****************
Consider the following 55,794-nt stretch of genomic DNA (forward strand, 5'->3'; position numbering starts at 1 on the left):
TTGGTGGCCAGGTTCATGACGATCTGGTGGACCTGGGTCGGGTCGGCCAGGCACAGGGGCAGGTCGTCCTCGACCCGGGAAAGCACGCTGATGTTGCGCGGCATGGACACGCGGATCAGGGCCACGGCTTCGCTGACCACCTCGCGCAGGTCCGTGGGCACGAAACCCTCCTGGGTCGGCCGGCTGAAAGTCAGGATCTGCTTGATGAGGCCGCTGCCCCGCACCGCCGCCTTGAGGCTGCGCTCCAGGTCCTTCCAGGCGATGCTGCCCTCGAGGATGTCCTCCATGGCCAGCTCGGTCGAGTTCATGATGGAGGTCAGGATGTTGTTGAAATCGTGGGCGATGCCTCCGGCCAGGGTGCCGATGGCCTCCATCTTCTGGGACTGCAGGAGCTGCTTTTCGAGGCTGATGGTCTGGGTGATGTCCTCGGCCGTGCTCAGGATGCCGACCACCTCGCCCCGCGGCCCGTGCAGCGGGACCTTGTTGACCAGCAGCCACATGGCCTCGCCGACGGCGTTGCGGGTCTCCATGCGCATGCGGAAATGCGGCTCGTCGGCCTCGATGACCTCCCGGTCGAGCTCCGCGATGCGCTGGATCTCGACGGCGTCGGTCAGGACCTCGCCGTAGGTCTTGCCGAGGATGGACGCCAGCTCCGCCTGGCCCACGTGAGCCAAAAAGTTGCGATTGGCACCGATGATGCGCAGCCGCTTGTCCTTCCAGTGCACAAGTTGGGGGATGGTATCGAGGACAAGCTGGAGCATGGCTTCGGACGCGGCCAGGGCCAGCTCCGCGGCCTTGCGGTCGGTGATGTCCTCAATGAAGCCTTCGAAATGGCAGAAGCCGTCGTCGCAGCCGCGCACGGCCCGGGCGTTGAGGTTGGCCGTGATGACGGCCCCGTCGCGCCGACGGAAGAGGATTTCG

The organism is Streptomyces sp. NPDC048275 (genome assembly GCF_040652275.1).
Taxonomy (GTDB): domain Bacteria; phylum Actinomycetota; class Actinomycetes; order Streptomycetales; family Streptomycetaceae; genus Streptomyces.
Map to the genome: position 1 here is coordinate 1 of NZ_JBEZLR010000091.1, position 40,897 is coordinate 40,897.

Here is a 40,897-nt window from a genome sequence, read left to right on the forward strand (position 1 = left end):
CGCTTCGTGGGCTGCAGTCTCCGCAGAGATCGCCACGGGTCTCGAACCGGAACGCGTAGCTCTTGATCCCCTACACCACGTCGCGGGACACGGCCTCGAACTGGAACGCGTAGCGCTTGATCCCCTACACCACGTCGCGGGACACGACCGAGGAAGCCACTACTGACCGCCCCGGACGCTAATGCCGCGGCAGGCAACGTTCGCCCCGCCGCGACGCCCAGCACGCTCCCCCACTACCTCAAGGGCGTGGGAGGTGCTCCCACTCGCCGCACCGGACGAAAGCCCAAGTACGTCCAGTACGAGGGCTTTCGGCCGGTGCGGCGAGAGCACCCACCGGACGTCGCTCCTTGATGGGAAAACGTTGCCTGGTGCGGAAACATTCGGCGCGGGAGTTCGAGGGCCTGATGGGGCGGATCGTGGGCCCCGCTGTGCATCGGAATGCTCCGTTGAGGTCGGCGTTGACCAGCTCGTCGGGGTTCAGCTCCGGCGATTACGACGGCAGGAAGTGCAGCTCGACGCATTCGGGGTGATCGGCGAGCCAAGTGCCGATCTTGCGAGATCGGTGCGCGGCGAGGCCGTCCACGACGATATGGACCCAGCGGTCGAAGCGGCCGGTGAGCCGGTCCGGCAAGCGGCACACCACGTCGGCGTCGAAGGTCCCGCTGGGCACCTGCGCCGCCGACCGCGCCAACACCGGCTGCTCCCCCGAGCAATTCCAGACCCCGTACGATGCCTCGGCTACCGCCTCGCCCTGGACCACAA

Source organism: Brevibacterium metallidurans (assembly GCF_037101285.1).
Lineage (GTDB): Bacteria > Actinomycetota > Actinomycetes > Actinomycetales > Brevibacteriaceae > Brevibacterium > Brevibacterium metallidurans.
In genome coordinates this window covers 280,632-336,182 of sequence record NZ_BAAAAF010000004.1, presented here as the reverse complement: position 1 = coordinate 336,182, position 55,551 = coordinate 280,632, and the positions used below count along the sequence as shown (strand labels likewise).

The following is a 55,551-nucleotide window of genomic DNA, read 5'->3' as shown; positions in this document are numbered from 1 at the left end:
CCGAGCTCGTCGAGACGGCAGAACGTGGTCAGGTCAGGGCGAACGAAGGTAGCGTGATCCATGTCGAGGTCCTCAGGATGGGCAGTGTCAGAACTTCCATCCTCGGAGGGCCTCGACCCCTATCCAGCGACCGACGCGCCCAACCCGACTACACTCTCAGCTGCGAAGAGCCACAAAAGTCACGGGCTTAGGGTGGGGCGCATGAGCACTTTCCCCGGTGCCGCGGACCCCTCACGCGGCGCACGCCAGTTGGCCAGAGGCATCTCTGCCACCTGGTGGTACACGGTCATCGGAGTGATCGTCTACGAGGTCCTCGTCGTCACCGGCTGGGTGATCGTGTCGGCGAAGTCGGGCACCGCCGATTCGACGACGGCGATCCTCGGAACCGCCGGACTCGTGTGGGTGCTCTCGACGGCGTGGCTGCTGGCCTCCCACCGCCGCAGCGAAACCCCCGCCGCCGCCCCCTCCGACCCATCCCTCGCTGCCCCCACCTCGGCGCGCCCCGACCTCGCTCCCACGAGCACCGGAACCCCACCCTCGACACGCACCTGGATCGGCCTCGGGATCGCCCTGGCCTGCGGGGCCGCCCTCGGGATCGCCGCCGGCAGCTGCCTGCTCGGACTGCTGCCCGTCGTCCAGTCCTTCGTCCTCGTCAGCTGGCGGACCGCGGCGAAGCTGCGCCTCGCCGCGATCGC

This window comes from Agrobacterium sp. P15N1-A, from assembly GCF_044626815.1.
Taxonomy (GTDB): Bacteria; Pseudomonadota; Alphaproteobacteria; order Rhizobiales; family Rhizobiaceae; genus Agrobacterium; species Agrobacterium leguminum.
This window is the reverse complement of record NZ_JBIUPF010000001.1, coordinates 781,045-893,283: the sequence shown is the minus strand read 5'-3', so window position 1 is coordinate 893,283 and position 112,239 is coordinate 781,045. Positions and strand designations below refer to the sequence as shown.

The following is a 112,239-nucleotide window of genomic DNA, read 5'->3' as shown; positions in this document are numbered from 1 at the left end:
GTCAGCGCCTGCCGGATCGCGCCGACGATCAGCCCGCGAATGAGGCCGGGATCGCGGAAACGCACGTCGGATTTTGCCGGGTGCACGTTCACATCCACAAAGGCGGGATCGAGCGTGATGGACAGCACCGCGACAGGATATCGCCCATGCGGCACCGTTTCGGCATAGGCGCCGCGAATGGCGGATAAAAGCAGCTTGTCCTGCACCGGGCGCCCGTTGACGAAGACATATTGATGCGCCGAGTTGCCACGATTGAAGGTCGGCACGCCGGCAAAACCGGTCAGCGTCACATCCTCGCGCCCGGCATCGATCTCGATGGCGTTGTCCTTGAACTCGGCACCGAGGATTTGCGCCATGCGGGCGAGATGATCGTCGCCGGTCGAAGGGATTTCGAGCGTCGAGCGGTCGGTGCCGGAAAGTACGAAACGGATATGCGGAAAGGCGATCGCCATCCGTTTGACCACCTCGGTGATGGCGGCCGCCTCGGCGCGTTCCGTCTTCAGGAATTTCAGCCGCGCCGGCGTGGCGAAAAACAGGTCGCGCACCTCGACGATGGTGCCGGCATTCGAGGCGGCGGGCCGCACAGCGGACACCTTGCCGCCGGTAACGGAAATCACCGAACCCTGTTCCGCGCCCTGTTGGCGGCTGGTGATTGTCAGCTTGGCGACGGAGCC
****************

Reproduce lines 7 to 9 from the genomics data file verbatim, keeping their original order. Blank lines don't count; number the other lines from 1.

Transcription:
CGCTTCGTGGGCTGCAGTCTCCGCAGAGATCGCCACGGGTCTCGAACCGGAACGCGTAGCTCTTGATCCCCTACACCACGTCGCGGGACACGGCCTCGAACTGGAACGCGTAGCGCTTGATCCCCTACACCACGTCGCGGGACACGACCGAGGAAGCCACTACTGACCGCCCCGGACGCTAATGCCGCGGCAGGCAACGTTCGCCCCGCCGCGACGCCCAGCACGCTCCCCCACTACCTCAAGGGCGTGGGAGGTGCTCCCACTCGCCGCACCGGACGAAAGCCCAAGTACGTCCAGTACGAGGGCTTTCGGCCGGTGCGGCGAGAGCACCCACCGGACGTCGCTCCTTGATGGGAAAACGTTGCCTGGTGCGGAAACATTCGGCGCGGGAGTTCGAGGGCCTGATGGGGCGGATCGTGGGCCCCGCTGTGCATCGGAATGCTCCGTTGAGGTCGGCGTTGACCAGCTCGTCGGGGTTCAGCTCCGGCGATTACGACGGCAGGAAGTGCAGCTCGACGCATTCGGGGTGATCGGCGAGCCAAGTGCCGATCTTGCGAGATCGGTGCGCGGCGAGGCCGTCCACGACGATATGGACCCAGCGGTCGAAGCGGCCGGTGAGCCGGTCCGGCAAGCGGCACACCACGTCGGCGTCGAAGGTCCCGCTGGGCACCTGCGCCGCCGACCGCGCCAACACCGGCTGCTCCCCCGAGCAATTCCAGACCCCGTACGATGCCTCGGCTACCGCCTCGCCCTGGACCACAA

Source organism: Brevibacterium metallidurans (assembly GCF_037101285.1).
Lineage (GTDB): Bacteria > Actinomycetota > Actinomycetes > Actinomycetales > Brevibacteriaceae > Brevibacterium > Brevibacterium metallidurans.